Geology and petrology of the coesite-bearing terrain, Dora Maira massif, Western Alps.
Chopin, Christian; Henry, Caroline; Michard, Andre
European Journal of Mineralogy Volume 3 Number 2 (1991), p. 263 - 292
published: Apr 18, 1991
manuscript accepted: Dec 19, 1990
manuscript received: Nov 29, 1990
ArtNo. ESP147050302005, Price: 29.00 €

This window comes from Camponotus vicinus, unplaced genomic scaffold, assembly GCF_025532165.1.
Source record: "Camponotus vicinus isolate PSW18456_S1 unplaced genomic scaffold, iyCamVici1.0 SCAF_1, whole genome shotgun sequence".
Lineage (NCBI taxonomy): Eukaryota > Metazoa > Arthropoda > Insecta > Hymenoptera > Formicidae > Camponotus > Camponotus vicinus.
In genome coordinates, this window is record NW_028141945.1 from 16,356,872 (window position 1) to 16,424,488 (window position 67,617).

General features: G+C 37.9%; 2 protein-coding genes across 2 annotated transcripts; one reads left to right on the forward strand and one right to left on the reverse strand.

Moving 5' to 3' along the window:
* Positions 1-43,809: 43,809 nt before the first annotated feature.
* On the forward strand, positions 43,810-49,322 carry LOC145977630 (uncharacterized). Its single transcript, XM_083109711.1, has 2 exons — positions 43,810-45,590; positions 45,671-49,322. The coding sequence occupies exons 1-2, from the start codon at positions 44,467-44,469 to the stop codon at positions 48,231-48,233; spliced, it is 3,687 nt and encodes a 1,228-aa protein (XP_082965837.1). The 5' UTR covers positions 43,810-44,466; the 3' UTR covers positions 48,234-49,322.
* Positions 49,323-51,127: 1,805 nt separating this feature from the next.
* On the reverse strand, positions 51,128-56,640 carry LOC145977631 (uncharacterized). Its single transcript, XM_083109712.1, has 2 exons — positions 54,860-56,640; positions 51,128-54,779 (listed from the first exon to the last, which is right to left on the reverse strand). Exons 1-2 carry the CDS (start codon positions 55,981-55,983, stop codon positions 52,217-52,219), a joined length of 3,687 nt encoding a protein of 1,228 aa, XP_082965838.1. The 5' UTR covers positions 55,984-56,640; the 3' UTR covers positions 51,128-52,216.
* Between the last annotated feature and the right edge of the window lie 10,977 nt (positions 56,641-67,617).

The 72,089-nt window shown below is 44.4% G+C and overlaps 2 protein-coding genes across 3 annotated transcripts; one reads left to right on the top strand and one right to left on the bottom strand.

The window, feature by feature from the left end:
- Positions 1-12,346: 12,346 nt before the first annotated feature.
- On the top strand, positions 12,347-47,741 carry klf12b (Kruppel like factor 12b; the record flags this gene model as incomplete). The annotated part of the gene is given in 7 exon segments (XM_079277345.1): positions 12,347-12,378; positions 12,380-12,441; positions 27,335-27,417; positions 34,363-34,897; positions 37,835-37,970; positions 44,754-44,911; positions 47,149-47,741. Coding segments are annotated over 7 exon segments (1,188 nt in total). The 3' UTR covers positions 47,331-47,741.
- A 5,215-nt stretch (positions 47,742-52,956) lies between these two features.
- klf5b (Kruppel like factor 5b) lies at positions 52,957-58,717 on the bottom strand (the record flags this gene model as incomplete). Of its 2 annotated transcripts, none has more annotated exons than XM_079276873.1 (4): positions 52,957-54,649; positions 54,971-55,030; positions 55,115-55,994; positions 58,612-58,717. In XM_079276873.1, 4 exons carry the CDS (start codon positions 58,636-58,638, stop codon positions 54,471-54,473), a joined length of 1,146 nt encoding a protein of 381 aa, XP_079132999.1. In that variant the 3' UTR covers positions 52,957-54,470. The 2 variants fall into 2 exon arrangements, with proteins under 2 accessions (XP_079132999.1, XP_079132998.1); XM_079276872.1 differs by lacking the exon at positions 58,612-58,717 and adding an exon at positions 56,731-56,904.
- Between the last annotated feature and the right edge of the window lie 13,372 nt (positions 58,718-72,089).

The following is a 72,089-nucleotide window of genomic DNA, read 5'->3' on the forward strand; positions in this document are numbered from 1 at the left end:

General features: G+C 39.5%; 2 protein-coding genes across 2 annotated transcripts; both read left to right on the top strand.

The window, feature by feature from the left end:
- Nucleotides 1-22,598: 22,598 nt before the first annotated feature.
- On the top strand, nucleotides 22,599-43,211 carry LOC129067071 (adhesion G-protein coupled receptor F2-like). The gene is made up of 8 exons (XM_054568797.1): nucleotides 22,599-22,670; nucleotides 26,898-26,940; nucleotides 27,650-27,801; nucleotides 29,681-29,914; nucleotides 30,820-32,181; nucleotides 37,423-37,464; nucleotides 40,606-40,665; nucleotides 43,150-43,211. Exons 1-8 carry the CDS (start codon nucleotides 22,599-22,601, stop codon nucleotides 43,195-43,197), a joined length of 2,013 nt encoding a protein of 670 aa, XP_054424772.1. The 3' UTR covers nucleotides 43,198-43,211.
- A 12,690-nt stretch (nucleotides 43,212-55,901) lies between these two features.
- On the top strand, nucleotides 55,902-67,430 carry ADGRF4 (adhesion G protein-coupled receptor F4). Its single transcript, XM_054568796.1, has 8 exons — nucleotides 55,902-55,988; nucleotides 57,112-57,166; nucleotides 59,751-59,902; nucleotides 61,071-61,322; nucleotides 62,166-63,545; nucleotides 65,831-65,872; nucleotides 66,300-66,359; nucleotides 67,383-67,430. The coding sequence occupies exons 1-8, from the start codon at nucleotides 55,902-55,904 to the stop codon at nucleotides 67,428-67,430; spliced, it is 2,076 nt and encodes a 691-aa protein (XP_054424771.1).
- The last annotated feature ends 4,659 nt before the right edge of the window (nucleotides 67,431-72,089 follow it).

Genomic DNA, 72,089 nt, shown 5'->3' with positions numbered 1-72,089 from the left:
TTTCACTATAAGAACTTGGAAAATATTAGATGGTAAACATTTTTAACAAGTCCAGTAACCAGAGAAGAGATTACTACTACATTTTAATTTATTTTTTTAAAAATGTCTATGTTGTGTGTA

Abstract The southern Dora Maira massif consists of several continental crustal slices differing in their metamorphic grade, separated and themselves dissected by major low-angle faults. In the entire pile, the main structural imprint is a regional foliation which roughly parallels the lithologic and tectonic boundaries. This mylonitic foliation contains a widespread ENE-WSW stretching lineation, parallel to isoclinal-fold axes and with clear top-to-the-west kinematic indicators in most units. This strong Alpine ductile imprint developed under greenschist-facies conditions and may be related to the piling up of the units ; it postdates and overprints earlier Alpine high-pressure (HP) assemblages. From bottom to top, the pile consists of: 1) the Pinerolo Unit, an allegedly Carboniferous detrital sequence, which probably reached epidote-blueschist conditions during Alpine times ; 2) polymetamorphic basement units, including the coesite-bearing one, and 3) Upper Palaeozoic units (a Permo-Carboniferous to Permo- Triassic detrital sequence with abundant igneous acidic products) with intercalated slices of polymetamorphic material. These uppermost units (3) were metamorphosed under HP conditions (∼10-12 kbar, ∼500°C), with epidote-garnet-glaucophane as the critical assemblage in metabasite, and chloritoid-almandine or chloritoidkyanite ± chlorite in phengite-paragonite schist. The polymetamorphic basement (2) contains abundant granitic gneiss, with the assemblage quartz-phengite (Si3.2 p.f.u.)-albite-microcline-biotite-clinozoisite-titanite, in which only the core composition of large phengites (Si3.5) and, in the coesite-bearing unit, the additional presence of garnet (Gro50-Alm50) suggest early HP conditions. On the other hand, intercalated metapelite and metabasite preserve early Alpine HP assemblages of very contrasted grade. On the basis of these HP assemblages and of lithology, we distinguish in this 'basement' several units, all eclogite-bearing. The lower one, directly overlying the Pinerolo Unit, is the coesite-bearing unit, made up of two formations. A varied formation, up to 300 m thick, consists of metapelite (kyanite-almandine-phengite schist with coesite relics), metabasite (kyanite-eclogite with pseudomorphs after coesite, KDFe-Mggt-cpx ∼ 10 ), and marble, all interlayered within fine-grained gneiss. The other formation, up to 500 m thick, encloses the varied formation and is made of gneiss varying from fine-grained blastomylonite to augen gneiss to nearly undeformed porphyritic metagranite ; at least the latter probably represents Hercynian (∼300 Ma old) intrusives into a metamorphic basement. Detailed mapping shows that the magnesian quartzite (with pyrope-kyanite-talc-phengite-coesite) occurs within the gneiss series as one or several boudin trails, on either side of the varied formation. Similar formations occur in the next overlying unit, at much lower grade. 'Cold' glaucophane eclogite (KD ∼ 30) contains paragonite but no kyanite ; chloritoid is common in metapelite, talc-chloritoid (XMg = 0.55)-chlorite and talc-kyanite-chlorite occur with quartz and phengite in magnesian schist. This suggests conditions near 15 kbar, 550°C for these rocks, against about 30 kbar, 700-750°C for the coesite-bearing ones. Several lines of evidence suggest that the country-rock gneisses shared the same HP and very-HP evolution as the enclosed rock-types. In the gneiss of the coesite-bearing unit, the early coexistence of Ca-rich garnet (Gro80-85) with rutile (both preserved as armoured relics) shows that the coesite stability field must have been reached by the country-rock. We are thus dealing with coherent metamorphic terrains, now juxtaposed with considerable pressure gaps. Reconstructed P-T paths suggest continuous cooling during uplift. There is still conflicting evidence as to radiometric ages. In the hypothesis of a Cretaceous HP and very-HP metamorphism, the main structural, low-pressure event is dated at 40 Ma. This implies for the coesite-bearing unit an initial rapid exhumation (from about 120 to 100 Ma) with uplift and cooling rates of 1.5 to 4 mm/y. and 7 to 15°C/m.y., respectively, then a long period characterised by low rates of 0.1-0.3 mm/y. and 2°C/m.y., and from 40 Ma to the present a period of faster uplift and cooling (0.3-0.5 mm/y., 10°C/m.y.).